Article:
Szasz, Kripkenstein and mental illness.

Imagine that you found a complex and utterly alien object, of unknown and mysterious origin, washed up on a beach. Sometimes it does lots of confusing and incomprehensible things – sometimes it does nothing. You suspect it might be broken. But you cannot definitely know this without any frame of reference regarding what it is actually supposed to do – or if in fact, it has any purpose at all.

Saul Kripke, in writing about the ‘machine objection’ defence of dispositional accounts of meaning, makes a similar point (it’s probably where I got the idea from).  You can only say that an adding machine is functioning correctly if there is some fact in virtue of which it’s outputs are correct or not.

Reflecting on what Thomas Szasz wrote about psychiatry (and by extension, psychology), it strikes me that this is the position he would say that these disciplines are in – that they are trying to ‘fix’ minds, when they don’t know what the criteria for ‘correct’ functions consist of – or if such criteria even exist. To fix minds in this position is to impose one’s own (or one’s society’s) criteria on what they should be doing.

It would be like modifying the alien object to do what you want, but claiming that what you are doing constitutes repair.

I’m not sure that Szazs is 100% right. But I’ll try to remember this analogy next time I have to explain his views to 1st-year psychology students.

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One thought on “Szasz, Kripkenstein and mental illness.”

  1. Please excuse my off the cuff and un-pondered comments below:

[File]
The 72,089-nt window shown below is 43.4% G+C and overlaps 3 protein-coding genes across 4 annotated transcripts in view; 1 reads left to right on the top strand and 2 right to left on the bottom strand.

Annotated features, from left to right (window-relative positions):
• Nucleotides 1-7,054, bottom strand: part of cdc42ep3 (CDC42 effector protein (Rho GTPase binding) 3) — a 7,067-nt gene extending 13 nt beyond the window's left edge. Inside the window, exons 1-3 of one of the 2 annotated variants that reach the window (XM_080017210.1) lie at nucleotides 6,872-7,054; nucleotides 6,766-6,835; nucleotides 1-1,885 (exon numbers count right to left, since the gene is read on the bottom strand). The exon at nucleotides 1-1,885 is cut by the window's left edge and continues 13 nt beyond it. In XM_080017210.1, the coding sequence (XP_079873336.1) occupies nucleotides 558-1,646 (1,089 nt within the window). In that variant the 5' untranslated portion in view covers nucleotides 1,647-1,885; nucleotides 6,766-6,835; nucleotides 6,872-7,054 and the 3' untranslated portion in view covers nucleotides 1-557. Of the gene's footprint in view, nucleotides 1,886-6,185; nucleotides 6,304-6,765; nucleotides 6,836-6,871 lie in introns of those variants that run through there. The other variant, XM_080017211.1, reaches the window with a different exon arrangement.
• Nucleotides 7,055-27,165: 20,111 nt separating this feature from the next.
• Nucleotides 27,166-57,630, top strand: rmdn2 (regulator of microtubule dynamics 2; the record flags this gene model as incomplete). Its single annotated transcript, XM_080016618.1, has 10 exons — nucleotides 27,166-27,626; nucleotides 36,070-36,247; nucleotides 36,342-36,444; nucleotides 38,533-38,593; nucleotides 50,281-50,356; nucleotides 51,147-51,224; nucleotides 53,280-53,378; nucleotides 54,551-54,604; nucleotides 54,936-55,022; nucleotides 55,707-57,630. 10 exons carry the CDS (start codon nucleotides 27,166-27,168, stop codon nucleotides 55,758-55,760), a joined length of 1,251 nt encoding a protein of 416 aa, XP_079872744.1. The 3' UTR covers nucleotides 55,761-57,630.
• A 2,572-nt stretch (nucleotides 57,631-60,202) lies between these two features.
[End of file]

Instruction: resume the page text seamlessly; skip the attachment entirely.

(i haven’t changed much in this regard)

    I guess the above analogy would get even more confusing if the functioning of the alien object was such that it wasn’t ‘designed’ to produce outputs that could be judged as correct or incorrect at all in the first place?

    If the alien object ‘grew’, and simply either survived or reproduced successfully, then the criteria surrounding what it needs to do could be ill defined and might have even changed over time? (Though it remains likely that their could be a general criteria it needs to fill, rather then a specific correct/incorrect output?).

    An attempt to judge (probably based on one’s own view, or societies) the ‘correct’ function of what *alien objects (or minds) do might be completely off the mark when it comes to understanding how *minds evolved and survived… From this perspective whether the function makes ‘sense’ to an external observer could very well be irrelevant for so long that its behavior/functions (seen as logical, illogical or otherwise) allowed it to flourish and survive then the criteria of making sense to a judge might be besides the point.
    So… if it ain’t broken don’t fix it, as they say?

    Yet, Of course… the function of speculating about what is the correct function might itself be a useful behavior for a critter to have ey!?

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